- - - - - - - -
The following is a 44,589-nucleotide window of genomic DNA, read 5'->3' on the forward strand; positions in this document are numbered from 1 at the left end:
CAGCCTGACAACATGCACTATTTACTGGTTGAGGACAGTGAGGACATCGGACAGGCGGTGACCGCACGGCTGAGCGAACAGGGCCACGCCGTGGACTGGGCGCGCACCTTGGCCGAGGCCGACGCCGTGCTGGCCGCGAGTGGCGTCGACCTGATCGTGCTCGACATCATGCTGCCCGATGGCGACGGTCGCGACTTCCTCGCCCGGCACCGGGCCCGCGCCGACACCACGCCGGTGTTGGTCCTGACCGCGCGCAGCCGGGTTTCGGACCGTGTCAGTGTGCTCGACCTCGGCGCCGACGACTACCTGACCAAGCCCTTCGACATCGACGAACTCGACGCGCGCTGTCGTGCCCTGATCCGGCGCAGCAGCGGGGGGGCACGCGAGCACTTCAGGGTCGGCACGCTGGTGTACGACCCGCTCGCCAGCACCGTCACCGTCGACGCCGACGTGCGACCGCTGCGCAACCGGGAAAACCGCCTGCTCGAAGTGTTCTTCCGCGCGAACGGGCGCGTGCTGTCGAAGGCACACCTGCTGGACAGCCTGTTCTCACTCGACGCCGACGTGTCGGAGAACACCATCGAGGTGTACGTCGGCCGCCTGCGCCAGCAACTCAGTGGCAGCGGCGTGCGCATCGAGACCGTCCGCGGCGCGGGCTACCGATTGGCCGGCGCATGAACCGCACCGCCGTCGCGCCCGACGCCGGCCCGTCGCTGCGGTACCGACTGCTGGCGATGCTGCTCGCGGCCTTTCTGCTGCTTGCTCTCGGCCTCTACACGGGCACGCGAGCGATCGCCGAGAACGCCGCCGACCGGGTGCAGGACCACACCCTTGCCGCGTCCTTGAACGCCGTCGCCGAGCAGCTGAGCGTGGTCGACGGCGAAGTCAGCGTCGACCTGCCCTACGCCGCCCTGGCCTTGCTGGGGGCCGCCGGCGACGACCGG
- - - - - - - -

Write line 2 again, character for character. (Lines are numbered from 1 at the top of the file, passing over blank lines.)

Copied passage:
CAGCCTGACAACATGCACTATTTACTGGTTGAGGACAGTGAGGACATCGGACAGGCGGTGACCGCACGGCTGAGCGAACAGGGCCACGCCGTGGACTGGGCGCGCACCTTGGCCGAGGCCGACGCCGTGCTGGCCGCGAGTGGCGTCGACCTGATCGTGCTCGACATCATGCTGCCCGATGGCGACGGTCGCGACTTCCTCGCCCGGCACCGGGCCCGCGCCGACACCACGCCGGTGTTGGTCCTGACCGCGCGCAGCCGGGTTTCGGACCGTGTCAGTGTGCTCGACCTCGGCGCCGACGACTACCTGACCAAGCCCTTCGACATCGACGAACTCGACGCGCGCTGTCGTGCCCTGATCCGGCGCAGCAGCGGGGGGGCACGCGAGCACTTCAGGGTCGGCACGCTGGTGTACGACCCGCTCGCCAGCACCGTCACCGTCGACGCCGACGTGCGACCGCTGCGCAACCGGGAAAACCGCCTGCTCGAAGTGTTCTTCCGCGCGAACGGGCGCGTGCTGTCGAAGGCACACCTGCTGGACAGCCTGTTCTCACTCGACGCCGACGTGTCGGAGAACACCATCGAGGTGTACGTCGGCCGCCTGCGCCAGCAACTCAGTGGCAGCGGCGTGCGCATCGAGACCGTCCGCGGCGCGGGCTACCGATTGGCCGGCGCATGAACCGCACCGCCGTCGCGCCCGACGCCGGCCCGTCGCTGCGGTACCGACTGCTGGCGATGCTGCTCGCGGCCTTTCTGCTGCTTGCTCTCGGCCTCTACACGGGCACGCGAGCGATCGCCGAGAACGCCGCCGACCGGGTGCAGGACCACACCCTTGCCGCGTCCTTGAACGCCGTCGCCGAGCAGCTGAGCGTGGTCGACGGCGAAGTCAGCGTCGACCTGCCCTACGCCGCCCTGGCCTTGCTGGGGGCCGCCGGCGACGACCGG